R 2 = r 2 This means that roughly 29% of the variability can be explained in terms of social support. = .2959 29.59% 5) What is the proportion increase in prediction (PIP)? Calculate by hand and explain what this value represents. PIP = 1  1  r 2 = .1608 = 16.08% Our estimate of time to recovery is 16.08% more accurate when we know the person's level of social support. Page 3 of 5 Name: _____________________________________ Lab #3 Spring08 6) What is the standard error of the estimate (from SPSS, under Model Summary)? 26.64945 Model Summary Model 1 R R Square .544a .296 Adjusted R Square .287 Std. Error of the Estimate 26.64945 a. Predictors: (Constant), support 7) Complete the following: Rachel just joined this ongoing study. Not knowing anything about her level of social support, what is your best estimate of her time to recovery (assume that demographically and medically she is typical of the rest of your sample). The mean for our sample of time in months to recovery, which is 46.3627 months. Obviously it is unlikely that she will recover in exactly these many months. What is your best estimate of variability around this prediction (conceptually, and the actual value)? The standard deviation, which is 31.56711 Now consider her level of social support. You know that her level of social support is higher than the average for your sample. Does this change what your estimate of her recovery time? Why? What is your measure of variability (or accuracy) in this estimate? We would adjust our prediction and guess that she will recover in less than the average number of months, since we know that social support is negatively correlated with recovery time and that she scored higher than average on the social support scale. This is using the regression line to predict scores based on this relationship. Our measure of variability or accuracy in this prediction is our standard error of the estimate, which is 26.64945. How much smaller is this value than your original estimate of variability? 31.56711 26.64945 = 4.91766 What percentage of your original variability estimate is this difference between estimates? What is this number (conceptually) HINT look back earlier in the lab... what number is this very close to? 4.91766/31.56711= .1558 .... Around 16%.... PIP! Page 4 of 5 Name: _____________________________________ Lab #3 Spring08 140 120 100 80 60 Time (months) 40 20 0 2 0 2 4 6 8 10 SUPPORT Page 5 of 5 ...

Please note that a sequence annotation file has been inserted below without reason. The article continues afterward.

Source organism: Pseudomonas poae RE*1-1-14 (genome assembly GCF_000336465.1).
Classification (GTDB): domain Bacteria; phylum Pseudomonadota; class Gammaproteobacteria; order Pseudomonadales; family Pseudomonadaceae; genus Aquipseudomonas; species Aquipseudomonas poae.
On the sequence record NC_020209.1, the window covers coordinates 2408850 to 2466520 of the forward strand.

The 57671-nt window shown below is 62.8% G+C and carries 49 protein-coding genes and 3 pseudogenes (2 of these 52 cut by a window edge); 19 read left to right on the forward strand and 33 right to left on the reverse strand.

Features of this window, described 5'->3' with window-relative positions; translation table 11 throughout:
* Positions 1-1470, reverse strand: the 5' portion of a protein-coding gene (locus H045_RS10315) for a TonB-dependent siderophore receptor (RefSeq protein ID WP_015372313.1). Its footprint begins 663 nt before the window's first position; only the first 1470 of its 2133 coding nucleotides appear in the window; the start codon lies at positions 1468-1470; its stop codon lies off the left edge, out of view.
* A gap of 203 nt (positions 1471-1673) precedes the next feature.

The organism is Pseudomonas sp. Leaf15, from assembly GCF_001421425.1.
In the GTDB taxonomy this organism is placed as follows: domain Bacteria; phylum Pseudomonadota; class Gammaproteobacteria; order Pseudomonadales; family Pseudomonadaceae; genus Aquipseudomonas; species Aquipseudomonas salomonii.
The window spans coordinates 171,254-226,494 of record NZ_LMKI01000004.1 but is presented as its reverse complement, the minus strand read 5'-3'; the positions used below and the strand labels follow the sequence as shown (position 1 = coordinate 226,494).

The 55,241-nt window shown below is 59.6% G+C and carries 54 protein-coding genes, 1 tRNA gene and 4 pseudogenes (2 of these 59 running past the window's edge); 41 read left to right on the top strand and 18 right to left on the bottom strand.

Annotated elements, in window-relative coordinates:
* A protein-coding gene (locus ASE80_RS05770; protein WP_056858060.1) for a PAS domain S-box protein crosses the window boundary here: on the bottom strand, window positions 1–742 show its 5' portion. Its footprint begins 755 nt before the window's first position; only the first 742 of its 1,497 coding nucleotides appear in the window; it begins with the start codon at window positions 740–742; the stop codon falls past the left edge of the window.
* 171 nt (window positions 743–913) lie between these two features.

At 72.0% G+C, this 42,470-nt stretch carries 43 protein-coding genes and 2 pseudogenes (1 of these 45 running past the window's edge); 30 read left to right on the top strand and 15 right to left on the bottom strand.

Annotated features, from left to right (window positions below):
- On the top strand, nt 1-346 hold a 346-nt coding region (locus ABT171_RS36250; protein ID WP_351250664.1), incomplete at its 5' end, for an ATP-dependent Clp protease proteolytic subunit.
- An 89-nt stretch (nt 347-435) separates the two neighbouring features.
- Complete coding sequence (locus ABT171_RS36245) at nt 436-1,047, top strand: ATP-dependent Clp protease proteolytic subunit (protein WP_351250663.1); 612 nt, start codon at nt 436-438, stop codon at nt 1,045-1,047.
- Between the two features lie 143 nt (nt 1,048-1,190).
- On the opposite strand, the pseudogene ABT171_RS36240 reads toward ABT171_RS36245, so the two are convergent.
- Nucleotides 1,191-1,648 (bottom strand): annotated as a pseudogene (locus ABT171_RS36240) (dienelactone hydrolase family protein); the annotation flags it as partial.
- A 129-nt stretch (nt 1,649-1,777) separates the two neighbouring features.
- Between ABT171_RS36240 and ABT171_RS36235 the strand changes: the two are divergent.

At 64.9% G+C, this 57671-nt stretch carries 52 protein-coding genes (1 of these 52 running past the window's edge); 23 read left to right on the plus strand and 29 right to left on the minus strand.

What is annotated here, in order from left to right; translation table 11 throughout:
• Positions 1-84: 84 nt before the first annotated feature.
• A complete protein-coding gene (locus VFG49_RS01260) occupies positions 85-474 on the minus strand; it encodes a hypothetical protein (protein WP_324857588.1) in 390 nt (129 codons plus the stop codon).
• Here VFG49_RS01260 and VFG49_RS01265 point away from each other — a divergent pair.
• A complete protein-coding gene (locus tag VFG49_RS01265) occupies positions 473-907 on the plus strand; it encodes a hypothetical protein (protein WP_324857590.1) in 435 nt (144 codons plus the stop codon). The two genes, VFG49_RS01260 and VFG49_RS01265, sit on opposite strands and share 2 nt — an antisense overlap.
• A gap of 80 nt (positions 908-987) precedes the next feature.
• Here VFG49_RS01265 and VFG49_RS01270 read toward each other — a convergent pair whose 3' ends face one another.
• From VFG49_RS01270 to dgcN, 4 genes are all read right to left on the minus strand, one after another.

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This lab report was uploaded on 04/07/2008 for the course PSY 031 taught by Professor Dicorcia during the Spring '08 term at Tufts.
 Spring '08
 Dicorcia